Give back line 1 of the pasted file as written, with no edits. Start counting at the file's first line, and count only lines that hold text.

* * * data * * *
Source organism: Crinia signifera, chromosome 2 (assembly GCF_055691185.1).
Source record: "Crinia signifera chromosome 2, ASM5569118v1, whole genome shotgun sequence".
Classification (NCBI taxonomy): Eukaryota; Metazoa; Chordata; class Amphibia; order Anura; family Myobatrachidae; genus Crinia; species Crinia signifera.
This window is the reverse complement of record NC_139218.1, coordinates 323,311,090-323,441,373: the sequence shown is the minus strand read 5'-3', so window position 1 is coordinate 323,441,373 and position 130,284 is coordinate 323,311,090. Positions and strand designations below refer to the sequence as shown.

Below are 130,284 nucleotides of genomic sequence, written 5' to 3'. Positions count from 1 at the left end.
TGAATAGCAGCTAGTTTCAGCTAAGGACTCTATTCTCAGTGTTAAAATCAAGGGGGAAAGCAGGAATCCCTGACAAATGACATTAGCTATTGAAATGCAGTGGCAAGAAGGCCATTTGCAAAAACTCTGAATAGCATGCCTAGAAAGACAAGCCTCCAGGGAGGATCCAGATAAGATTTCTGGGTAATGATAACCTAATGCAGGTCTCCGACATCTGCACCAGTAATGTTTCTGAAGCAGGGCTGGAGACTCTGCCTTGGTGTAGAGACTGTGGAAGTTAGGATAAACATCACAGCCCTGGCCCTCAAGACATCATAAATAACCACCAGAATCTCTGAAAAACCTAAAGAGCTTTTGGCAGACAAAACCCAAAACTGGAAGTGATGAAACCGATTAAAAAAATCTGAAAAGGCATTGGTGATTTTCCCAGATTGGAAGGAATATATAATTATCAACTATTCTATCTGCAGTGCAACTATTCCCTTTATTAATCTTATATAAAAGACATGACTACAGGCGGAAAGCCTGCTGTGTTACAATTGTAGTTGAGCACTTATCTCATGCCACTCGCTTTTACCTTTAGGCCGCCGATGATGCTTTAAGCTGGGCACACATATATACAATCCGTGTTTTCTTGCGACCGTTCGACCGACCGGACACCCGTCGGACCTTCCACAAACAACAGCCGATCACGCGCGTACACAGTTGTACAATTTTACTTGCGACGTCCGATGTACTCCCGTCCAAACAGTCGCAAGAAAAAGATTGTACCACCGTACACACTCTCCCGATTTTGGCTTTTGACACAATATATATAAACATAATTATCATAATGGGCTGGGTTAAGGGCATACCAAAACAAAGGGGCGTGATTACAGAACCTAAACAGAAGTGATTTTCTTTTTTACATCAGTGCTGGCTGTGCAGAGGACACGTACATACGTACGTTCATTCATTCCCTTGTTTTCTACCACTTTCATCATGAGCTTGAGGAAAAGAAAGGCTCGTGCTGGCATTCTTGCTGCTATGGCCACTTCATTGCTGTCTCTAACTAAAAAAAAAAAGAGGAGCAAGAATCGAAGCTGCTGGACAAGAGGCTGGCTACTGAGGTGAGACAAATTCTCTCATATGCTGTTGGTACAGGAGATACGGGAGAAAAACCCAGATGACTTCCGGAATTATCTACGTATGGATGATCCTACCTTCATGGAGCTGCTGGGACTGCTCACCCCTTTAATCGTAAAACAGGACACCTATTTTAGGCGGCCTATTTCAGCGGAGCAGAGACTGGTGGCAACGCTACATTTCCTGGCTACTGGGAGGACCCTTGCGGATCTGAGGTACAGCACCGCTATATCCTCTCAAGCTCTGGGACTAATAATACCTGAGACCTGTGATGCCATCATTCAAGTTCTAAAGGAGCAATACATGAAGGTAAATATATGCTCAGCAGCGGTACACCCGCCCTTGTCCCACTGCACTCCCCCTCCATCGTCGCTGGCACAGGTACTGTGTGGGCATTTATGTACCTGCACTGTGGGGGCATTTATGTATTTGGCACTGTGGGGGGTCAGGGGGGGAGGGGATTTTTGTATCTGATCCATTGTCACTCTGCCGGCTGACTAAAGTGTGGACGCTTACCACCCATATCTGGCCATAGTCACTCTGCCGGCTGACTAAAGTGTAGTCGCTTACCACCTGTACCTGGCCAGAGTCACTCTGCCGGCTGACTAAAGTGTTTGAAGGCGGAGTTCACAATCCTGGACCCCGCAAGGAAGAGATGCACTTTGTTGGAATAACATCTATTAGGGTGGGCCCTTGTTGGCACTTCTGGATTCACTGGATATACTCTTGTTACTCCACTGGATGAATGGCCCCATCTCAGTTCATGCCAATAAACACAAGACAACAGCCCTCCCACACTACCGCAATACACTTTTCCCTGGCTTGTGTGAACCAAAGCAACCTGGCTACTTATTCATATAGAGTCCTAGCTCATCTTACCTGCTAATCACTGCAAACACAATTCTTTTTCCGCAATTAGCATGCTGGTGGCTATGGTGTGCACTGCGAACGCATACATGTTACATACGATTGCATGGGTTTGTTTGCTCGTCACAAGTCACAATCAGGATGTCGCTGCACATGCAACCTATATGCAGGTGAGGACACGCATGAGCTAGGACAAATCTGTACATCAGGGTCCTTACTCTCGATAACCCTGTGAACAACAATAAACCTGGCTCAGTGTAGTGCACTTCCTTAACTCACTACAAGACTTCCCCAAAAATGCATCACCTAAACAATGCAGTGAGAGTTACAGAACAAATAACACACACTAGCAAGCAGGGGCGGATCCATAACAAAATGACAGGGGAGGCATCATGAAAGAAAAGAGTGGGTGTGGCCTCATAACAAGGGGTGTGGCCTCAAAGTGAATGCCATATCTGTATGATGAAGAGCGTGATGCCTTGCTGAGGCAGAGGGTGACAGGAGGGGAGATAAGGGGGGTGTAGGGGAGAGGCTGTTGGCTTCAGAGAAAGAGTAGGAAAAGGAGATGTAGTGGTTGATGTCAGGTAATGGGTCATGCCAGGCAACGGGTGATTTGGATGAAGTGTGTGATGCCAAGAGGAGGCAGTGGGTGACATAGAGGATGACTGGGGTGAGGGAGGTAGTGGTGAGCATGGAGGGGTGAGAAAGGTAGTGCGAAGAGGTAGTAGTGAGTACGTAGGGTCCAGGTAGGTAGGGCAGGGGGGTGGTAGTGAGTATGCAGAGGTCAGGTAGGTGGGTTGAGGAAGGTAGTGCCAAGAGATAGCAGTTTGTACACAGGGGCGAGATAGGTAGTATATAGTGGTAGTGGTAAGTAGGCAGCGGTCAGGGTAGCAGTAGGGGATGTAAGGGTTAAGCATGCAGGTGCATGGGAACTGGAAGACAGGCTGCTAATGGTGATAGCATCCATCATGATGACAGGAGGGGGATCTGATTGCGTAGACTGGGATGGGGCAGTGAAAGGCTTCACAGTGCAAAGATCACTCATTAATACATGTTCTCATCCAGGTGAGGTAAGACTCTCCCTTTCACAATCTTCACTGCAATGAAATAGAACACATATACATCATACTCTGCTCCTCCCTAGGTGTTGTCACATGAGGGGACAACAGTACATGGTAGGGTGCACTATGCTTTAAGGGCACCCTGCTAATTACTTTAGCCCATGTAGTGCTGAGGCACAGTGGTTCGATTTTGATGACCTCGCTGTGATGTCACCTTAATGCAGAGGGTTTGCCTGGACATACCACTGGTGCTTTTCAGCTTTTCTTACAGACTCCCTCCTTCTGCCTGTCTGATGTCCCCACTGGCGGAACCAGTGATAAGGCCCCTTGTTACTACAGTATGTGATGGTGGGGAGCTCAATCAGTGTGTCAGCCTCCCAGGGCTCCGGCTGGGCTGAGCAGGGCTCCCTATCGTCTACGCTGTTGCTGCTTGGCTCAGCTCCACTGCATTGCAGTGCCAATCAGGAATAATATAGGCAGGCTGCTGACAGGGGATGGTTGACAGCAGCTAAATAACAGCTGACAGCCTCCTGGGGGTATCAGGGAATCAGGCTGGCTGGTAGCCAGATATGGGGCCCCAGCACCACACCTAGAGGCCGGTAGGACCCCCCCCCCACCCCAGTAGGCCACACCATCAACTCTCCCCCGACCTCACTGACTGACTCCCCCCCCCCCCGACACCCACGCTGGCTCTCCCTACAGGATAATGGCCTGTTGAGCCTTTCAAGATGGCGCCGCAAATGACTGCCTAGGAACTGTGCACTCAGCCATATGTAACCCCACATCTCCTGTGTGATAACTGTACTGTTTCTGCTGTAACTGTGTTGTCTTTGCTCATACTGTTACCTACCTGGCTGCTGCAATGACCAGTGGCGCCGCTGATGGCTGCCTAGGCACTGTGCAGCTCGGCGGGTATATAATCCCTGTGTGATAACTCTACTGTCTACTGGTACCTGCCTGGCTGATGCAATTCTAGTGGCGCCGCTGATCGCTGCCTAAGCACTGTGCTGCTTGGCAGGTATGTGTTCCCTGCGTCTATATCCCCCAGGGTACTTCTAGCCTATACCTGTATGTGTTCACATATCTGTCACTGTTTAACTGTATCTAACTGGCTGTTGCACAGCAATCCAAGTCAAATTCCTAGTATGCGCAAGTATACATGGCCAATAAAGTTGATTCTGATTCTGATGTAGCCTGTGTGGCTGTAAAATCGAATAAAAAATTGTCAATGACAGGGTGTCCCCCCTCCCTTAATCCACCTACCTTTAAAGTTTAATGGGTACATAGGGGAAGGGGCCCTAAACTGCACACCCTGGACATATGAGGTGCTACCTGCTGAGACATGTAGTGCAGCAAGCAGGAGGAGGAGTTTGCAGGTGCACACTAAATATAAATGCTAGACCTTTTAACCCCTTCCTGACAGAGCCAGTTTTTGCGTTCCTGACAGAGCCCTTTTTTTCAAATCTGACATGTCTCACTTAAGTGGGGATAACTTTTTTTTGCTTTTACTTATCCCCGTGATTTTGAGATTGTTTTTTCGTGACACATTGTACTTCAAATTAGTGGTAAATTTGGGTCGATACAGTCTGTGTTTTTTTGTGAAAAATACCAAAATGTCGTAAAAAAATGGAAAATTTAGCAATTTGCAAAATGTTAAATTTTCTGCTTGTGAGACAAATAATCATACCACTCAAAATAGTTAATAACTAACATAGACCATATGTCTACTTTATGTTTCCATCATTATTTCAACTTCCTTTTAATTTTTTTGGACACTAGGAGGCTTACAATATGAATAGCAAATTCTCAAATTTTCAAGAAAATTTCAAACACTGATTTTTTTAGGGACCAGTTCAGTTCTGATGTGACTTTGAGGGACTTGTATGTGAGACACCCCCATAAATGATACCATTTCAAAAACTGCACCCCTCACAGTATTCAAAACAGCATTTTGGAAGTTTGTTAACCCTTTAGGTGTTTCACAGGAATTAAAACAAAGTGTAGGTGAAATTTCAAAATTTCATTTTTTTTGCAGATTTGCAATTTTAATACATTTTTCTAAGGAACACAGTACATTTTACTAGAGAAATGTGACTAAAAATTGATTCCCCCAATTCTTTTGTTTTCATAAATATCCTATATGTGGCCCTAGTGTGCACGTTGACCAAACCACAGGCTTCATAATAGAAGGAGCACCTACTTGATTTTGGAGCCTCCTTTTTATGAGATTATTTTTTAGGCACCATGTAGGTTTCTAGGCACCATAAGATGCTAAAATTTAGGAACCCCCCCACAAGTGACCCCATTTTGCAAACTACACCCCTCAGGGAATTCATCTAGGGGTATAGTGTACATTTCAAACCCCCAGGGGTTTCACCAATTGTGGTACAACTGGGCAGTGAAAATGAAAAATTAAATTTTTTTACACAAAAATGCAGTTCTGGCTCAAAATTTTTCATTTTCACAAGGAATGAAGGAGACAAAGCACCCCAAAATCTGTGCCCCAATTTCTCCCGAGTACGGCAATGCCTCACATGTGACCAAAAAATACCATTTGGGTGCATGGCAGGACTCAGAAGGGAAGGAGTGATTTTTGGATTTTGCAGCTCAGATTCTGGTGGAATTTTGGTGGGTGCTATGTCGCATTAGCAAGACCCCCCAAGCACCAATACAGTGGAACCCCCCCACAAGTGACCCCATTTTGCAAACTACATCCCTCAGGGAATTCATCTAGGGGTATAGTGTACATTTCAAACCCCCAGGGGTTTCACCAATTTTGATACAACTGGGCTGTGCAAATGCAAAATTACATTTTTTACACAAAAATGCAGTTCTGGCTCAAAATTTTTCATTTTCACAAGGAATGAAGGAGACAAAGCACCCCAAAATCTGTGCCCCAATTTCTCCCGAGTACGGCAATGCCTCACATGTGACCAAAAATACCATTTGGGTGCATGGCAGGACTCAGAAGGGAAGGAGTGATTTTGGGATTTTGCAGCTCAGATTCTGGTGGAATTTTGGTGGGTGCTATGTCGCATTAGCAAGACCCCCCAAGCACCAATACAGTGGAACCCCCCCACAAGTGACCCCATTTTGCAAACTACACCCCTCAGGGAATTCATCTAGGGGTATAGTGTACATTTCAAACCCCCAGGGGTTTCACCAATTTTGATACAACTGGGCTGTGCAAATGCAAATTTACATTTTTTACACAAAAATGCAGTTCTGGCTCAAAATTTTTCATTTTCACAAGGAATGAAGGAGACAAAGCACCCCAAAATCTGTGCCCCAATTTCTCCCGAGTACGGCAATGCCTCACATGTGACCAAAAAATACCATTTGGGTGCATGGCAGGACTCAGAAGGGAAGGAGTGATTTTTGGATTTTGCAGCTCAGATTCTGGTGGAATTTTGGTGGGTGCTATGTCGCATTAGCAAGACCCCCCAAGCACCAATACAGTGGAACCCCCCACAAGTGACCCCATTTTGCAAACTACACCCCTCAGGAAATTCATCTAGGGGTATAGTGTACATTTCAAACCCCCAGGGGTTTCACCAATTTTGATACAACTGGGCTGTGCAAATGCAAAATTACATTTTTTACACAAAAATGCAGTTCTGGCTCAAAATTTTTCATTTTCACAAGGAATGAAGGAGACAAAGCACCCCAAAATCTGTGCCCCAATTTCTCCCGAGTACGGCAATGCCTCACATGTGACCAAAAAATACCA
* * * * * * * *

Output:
Source organism: Crinia signifera, chromosome 2 (assembly GCF_055691185.1).